Mistake or a Miscalculation
So many times in our lives, we look back and count the number of times that we made mistakes. Some mistakes are obvious while others take a little more time to figure out but all of them may cause many a period of regret and we all know that regret is not a good feeling. We also should know by now that regret can easily lead us into other directions which is far worse than simple regret. Before we begin to cross the line between a regret and more other serious situations, let us consider using another word that may not cause us such a high rate of pain and discomfort. Let’s try using the word miscalculation instead of mistake for no other reason than it hurts less and is much easier to fix in most instances.
The definition of a mistake is an action or judgment that is misguided or wrong while the definition of a miscalculation is an error or misjudgment. Both sounds quite similar but when spoken the word mistake sounds much more harsh and in many instances is harder to admit to and correct than when the word miscalculation is spoken. I believe this is so because of the one word used to describe a mistake that does not appear in the definition of a miscalculation. That word is “wrong” and why is simply because as arrogant and often fragile as the human ego is, the one word that gets our scales up faster than anything else is the word wrong. If you wish to test this theory, just say to someone that you think that they are wrong and watch their immediate reaction, then ask if they could have made a slight miscalculation and watch the difference in their demeanor.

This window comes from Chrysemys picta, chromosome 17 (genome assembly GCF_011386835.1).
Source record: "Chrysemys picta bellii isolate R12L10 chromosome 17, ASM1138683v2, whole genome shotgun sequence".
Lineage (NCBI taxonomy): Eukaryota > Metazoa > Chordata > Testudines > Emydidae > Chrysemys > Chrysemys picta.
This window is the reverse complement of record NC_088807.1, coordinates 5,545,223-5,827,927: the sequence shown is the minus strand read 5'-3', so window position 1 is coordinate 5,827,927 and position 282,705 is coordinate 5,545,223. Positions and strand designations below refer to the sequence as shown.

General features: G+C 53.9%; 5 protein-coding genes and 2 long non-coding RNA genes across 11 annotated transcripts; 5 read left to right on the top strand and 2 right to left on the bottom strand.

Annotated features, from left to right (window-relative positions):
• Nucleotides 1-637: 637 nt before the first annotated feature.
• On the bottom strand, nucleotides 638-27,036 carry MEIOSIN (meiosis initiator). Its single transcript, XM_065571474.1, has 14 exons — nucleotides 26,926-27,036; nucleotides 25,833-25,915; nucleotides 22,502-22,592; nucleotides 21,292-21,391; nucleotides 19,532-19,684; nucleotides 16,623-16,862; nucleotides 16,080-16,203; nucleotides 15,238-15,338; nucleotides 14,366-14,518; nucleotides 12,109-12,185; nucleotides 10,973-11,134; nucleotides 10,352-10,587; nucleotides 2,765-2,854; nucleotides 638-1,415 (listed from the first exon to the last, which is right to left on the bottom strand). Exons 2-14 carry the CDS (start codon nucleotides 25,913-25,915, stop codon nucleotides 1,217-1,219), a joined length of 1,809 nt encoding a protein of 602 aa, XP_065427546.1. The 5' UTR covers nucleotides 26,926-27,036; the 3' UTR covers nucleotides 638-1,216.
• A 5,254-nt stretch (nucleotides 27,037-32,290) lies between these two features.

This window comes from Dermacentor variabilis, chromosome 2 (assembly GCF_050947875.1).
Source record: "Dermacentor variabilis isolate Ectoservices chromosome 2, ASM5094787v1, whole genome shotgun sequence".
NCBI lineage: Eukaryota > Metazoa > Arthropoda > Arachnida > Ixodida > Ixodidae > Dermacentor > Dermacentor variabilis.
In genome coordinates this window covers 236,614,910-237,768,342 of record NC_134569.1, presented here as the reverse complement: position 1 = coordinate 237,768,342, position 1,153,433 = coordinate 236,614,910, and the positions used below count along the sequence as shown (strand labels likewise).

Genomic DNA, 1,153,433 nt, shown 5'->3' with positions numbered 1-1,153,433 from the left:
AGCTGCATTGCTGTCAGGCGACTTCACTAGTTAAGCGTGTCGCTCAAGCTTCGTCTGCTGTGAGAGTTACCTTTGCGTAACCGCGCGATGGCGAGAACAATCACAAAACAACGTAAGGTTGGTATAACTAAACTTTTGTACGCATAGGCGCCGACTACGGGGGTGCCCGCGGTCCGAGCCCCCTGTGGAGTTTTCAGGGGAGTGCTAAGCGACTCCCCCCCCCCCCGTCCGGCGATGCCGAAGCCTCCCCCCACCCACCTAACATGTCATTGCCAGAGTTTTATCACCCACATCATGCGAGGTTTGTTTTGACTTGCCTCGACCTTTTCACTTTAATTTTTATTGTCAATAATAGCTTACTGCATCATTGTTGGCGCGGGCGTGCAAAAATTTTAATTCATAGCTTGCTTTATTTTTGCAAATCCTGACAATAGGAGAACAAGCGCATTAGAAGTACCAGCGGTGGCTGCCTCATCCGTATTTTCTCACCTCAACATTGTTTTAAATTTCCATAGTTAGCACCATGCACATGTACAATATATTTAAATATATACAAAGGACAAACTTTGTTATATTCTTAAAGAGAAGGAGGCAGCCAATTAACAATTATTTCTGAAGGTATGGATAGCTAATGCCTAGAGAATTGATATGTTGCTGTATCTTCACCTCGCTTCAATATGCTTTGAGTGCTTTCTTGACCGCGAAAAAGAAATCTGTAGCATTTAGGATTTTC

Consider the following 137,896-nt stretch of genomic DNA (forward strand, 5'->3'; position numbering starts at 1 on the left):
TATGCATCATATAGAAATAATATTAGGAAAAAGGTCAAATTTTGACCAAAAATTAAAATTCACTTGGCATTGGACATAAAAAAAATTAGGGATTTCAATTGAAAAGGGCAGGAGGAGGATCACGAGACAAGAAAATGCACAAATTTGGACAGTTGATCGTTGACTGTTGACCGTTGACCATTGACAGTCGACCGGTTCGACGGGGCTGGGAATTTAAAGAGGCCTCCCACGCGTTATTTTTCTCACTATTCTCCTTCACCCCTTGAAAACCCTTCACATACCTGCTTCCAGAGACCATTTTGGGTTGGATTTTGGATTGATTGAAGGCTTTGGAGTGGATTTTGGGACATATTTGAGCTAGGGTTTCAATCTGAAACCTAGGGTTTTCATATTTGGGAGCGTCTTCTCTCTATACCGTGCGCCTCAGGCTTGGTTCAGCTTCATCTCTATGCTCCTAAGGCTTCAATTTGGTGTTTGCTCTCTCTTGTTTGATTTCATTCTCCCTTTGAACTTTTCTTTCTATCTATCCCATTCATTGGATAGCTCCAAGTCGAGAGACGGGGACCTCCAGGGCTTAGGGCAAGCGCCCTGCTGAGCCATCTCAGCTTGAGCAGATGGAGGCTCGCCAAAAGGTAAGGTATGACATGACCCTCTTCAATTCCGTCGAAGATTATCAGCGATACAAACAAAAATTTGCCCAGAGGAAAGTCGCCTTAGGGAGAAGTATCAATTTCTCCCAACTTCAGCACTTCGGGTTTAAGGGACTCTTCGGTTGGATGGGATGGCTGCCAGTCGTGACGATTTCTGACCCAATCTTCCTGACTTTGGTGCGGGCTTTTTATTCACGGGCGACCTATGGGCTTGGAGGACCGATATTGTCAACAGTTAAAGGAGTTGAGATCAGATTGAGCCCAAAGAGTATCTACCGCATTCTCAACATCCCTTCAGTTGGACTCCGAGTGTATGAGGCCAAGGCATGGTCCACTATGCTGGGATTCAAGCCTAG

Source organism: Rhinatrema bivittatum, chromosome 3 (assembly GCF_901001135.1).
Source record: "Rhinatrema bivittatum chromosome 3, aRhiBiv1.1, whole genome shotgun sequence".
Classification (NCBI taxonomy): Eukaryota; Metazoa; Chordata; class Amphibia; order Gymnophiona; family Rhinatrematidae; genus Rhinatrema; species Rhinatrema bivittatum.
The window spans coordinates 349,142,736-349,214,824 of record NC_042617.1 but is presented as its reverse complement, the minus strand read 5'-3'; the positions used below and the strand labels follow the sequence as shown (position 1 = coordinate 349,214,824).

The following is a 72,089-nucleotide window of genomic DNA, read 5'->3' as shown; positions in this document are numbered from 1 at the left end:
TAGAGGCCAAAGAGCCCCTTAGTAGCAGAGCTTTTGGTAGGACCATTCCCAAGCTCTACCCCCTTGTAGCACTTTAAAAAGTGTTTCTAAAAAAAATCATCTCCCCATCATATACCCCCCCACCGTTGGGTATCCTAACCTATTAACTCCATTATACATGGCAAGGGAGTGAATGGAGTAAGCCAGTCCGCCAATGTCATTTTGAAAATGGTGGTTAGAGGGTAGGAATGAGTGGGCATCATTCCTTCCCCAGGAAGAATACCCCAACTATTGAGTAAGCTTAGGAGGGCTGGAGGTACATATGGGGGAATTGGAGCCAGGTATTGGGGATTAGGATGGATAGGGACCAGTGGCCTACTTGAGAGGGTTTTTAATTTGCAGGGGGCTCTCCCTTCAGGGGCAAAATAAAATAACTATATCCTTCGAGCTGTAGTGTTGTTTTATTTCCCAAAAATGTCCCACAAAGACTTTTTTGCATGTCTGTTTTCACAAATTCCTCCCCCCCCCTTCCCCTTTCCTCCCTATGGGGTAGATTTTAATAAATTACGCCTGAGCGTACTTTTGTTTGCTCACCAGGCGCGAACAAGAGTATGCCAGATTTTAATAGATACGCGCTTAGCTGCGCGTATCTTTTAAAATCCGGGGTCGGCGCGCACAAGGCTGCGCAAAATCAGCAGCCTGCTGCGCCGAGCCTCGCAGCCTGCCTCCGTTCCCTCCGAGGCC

To better understand what a miscalculation is consider estimating the reaction you may get and then after he action seeing a totally different one than you anticipated. That is you miscalculated the reaction and while it could easily be seen as a mistake or a screw-up, it may not have been that at all. It’s all about the purpose or intent that best describes miscalculations. If you intend on hurting another person’s feelings or making them look bad in front of a group and that is the results of your actions then you did not make a miscalculation because what you intended to do was done but if it was not your intent then a miscalculation is what you have. The very words of a slight miscalculation versus being called wrong is in itself worth the effort it takes to use the lesser offensive one than the other. It also allows the one responsible for the miscalculation to change directions without feeling attacked by the one who made them aware of it. This is not the results of what happens when the word wrong is used to describe another person’s actions.
The end result is basically the same because the purpose for bringing a mistake to another person’s attention is to have it corrected. The idea that using the word mistake is that because of the word wrong, that mistake may not ever get corrected because it may offend but this may not be the case if the word is replaced by miscalculation. We can all embrace that fact that we make mistakes but the major difference is how many of us have the courage to admit it and correct it. I attest that many more of us will have the heart, mind, soul, courage and love of self to quickly correct and admit to a miscalculation.